Giants legend hints Aaron Rodgers isn’t tough enough for NY | Yardbarker

New York Giants legend Tiki Barber seems to believe the New York Jets should think twice before trading for Green Bay Packers star quarterback Aaron Rodgers.

“When you go and you’re doing something that feels odd to normal society, which is going to sit in a cabin in the woods for four days and complete sensory isolation, we’re going to talk about it,” Barber explained during Wednesday’s edition of the WFAN “Tiki and Tierney” program, per Ryan Chichester of Audacy. “It’s our job to, and for him to get offended by that, he’s not going to handle the intensity of the New York mediascape. I don’t know if I want him here, because it’s going to turn into a quick pain in the a– if Aaron Rodgers is thin, is that shallow.”

Specifically, Barber was referencing how Rodgers blasted insiders Ian Rapoport of NFL Network and ESPN’s Adam Schefter over their reporting of his upcoming four-day “darkness retreat.” They apparently suggested Rodgers was beginning that isolation period the day after Super Bowl LVII, but he told “The Pat McAfee Show” on Tuesday his getaway was always scheduled for “the end of this week.”

Rodgers also ripped Rapoport and Schefter for not speaking to those in his “inner circle” and for not knowing “s—” about him. Meanwhile, the four-time NFL Most Valuable Player has repeatedly been linked in rumors and stories with the New York Jets since at least last month.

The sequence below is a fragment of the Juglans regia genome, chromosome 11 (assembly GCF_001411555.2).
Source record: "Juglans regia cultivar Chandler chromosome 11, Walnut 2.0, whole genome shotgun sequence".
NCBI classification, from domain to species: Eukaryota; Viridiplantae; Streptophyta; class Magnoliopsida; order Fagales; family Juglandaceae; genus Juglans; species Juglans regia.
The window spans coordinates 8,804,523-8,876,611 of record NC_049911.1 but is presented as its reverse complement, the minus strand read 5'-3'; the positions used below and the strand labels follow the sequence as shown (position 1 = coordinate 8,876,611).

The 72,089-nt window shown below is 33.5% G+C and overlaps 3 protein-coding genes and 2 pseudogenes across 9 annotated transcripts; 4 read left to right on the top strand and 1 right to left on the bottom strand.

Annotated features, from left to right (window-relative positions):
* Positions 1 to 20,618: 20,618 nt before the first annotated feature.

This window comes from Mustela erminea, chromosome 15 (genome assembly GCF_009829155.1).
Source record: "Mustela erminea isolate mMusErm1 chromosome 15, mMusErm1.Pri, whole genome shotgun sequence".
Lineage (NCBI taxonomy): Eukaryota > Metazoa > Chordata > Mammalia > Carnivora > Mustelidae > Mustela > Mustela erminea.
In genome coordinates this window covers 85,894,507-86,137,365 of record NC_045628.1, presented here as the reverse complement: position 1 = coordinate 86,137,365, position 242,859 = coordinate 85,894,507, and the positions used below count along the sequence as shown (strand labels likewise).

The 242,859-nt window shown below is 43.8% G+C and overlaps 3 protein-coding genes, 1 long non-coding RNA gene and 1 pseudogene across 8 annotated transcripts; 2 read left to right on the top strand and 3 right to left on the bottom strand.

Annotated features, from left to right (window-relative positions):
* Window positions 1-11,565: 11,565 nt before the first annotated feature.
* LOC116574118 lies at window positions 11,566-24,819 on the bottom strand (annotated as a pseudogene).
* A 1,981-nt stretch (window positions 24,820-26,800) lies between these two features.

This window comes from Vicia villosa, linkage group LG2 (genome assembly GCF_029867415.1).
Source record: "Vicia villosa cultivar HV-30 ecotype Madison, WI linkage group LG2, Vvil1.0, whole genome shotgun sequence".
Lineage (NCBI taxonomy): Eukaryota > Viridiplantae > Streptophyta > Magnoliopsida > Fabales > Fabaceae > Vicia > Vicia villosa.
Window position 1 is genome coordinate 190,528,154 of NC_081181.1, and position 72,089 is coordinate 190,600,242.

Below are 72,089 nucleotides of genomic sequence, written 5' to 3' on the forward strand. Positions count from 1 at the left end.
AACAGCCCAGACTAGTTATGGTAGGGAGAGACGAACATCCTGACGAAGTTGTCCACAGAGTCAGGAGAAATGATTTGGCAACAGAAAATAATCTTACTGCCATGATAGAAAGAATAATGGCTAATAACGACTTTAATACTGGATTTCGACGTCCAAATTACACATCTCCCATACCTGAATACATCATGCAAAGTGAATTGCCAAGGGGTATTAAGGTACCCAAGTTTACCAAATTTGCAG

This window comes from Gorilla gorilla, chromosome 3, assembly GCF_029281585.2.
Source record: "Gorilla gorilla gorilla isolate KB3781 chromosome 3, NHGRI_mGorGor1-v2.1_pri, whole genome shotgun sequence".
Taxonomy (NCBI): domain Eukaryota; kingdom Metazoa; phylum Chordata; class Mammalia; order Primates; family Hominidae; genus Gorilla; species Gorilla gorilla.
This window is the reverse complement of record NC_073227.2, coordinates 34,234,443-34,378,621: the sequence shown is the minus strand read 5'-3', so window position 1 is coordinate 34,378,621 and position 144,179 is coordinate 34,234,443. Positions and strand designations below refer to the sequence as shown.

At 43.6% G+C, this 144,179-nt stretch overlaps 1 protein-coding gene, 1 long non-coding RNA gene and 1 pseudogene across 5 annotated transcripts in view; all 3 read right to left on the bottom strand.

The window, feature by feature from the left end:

“And as I’m reading the full quotes from his ‘Pat McAfee’ weekly appearance…It just made me start to realize that if he is that sensitive, that he gets upset that people — reporters, opinion makers, influencers, whoever — want to talk about him, he is going to struggle in New York, and I don’t know if it’s the right fit for him,” Barber continued. 

Barber added that Rodgers probably should reconsider future spots on “The Pat McAfee Show” if the signal-caller doesn’t want outsiders discussing his off-the-field activities. 

For Monday’s “Football Morning in America” column, NBC Sports’ Peter King mentioned that “a few league or team people” he spoke with in Arizona ahead of the Super Bowl were left turned off by Rodgers’ so-called “darkness retreat.” McAfee apologized to Rodgers on Tuesday “for potentially being a platform that has got you into some stuff,” but it seems the damage is already done in the eyes of some. 

This content was originally published here.

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